Professor John Hafernik of San Francisco State University doesn’t leave home without an empty vial in his pocket. Entomology isn’t just a job; it’s a way of life, and Hafernik never knows when he’ll come across an interesting specimen during his daily travels. It was this personal habit that led to his accidental discovery that Bay Area bees were falling victim to an insidious insect, a parasitic fly that would come to be known as the "Zombie fly".
In the school’s entomology museum, Hafernik lifts up a vial full of dead bees surrounded by tiny brown pupae. “This is the stuff of horror movies,” he said, “with maggots eating the insides out of these bees. Altering their behavior, perhaps, and causing their ultimate destruction.”
“I made this discovery entirely by accident, walking into the biology building on the San Francisco State campus one morning. I noticed that there were honey bees in front of the building that were on the ground, behaving strangely, walking around in circles.” Hafernik scooped up a few of the honeybees to feed a praying mantis that he was keeping in his office as a pet. “I put them on my desk and forgot about them. When I came back in a week or so and looked at it, that vial was filled with just a large number of these little brown fly pupae. And that’s when I knew that those bees were parasitized.”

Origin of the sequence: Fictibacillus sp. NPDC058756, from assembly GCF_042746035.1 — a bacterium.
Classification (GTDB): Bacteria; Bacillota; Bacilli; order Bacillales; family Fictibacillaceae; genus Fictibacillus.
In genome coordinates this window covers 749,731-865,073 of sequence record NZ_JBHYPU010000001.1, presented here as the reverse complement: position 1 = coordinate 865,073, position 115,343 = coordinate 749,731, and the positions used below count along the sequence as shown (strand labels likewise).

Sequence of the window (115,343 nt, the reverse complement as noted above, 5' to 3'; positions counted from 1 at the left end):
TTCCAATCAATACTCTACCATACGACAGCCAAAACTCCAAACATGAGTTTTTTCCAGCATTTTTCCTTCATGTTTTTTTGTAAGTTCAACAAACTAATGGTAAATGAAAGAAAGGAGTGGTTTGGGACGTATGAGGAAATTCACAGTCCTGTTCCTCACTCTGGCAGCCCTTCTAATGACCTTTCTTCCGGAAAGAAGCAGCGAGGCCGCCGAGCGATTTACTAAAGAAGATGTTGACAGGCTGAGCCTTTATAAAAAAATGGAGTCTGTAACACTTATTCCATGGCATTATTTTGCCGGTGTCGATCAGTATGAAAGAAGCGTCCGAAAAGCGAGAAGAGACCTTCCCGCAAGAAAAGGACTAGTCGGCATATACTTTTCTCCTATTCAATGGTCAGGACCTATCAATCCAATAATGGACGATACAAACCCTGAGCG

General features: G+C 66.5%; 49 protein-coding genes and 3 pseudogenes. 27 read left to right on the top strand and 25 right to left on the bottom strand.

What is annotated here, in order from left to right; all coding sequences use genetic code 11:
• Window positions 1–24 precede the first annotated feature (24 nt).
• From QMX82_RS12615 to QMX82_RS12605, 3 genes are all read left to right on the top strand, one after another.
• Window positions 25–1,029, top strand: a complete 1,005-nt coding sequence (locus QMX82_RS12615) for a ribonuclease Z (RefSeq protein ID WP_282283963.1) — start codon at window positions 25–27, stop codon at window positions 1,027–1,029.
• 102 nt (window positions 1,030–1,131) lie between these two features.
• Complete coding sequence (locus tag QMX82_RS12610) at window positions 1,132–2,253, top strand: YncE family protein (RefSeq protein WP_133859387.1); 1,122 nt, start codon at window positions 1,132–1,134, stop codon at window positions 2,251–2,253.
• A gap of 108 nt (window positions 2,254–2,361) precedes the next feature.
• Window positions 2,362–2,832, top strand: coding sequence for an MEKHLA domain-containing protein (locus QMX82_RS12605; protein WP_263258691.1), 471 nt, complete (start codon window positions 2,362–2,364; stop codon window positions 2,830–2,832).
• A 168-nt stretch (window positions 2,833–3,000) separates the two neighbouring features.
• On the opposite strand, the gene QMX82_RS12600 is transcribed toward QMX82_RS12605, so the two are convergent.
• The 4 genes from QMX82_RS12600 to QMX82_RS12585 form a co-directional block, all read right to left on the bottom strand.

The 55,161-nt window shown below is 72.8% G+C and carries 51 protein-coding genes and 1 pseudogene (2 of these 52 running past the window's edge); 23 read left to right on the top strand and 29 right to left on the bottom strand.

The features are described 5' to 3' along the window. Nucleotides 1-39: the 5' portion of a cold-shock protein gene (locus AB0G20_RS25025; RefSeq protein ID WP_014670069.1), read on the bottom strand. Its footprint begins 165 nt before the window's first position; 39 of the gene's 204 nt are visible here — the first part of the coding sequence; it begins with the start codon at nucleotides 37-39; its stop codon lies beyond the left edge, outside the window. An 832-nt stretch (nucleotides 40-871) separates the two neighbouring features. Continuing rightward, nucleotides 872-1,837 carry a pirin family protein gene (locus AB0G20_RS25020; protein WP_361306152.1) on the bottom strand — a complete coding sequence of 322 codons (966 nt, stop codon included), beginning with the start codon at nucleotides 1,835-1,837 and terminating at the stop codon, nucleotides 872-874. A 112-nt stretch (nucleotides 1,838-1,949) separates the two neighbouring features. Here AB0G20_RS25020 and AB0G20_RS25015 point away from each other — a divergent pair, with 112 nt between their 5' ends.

Originally described in the boreal forests of Maine, this Phorid fly, Apocephalon borealis, is distributed over virtually all of the United States and Canada. “It’s a very small fly, smaller than a fruit fly. It’s the kind of fly that most people would not notice, even entomologists often don’t notice these flies,” said Hafernik. But despite their diminutive size, A. borealis can have a catastrophic effect on the host organisms that they parasitize. The female fly is equipped with a specialized ova-depositor, a needle-like stinger that she uses to inject her eggs into the abdomen of a hapless insect host. The eggs hatch and the juvenile larvae, or maggots, feed on their living host from the inside. At some point, the host insect dies and the larvae escape their host’s carcass, often through a weak spot in the neck, emerging like the monster in the movie "Alien."
While this fly has traditionally made use of native bumblebees and paper wasps as hosts, it has begun making use of the European honeybee -- a foreign species brought to California by ship. “My graduate students and I, Andy Core and Jonathan Ivers, have been sampling honey bee colonies in collaboration with bee keepers around the San Francisco Bay Area. And what we’ve found is that almost 80 percent of the hives that we’ve worked with are infected or have been infected by this fly. So it’s a very common phenomenon in this part of the world.”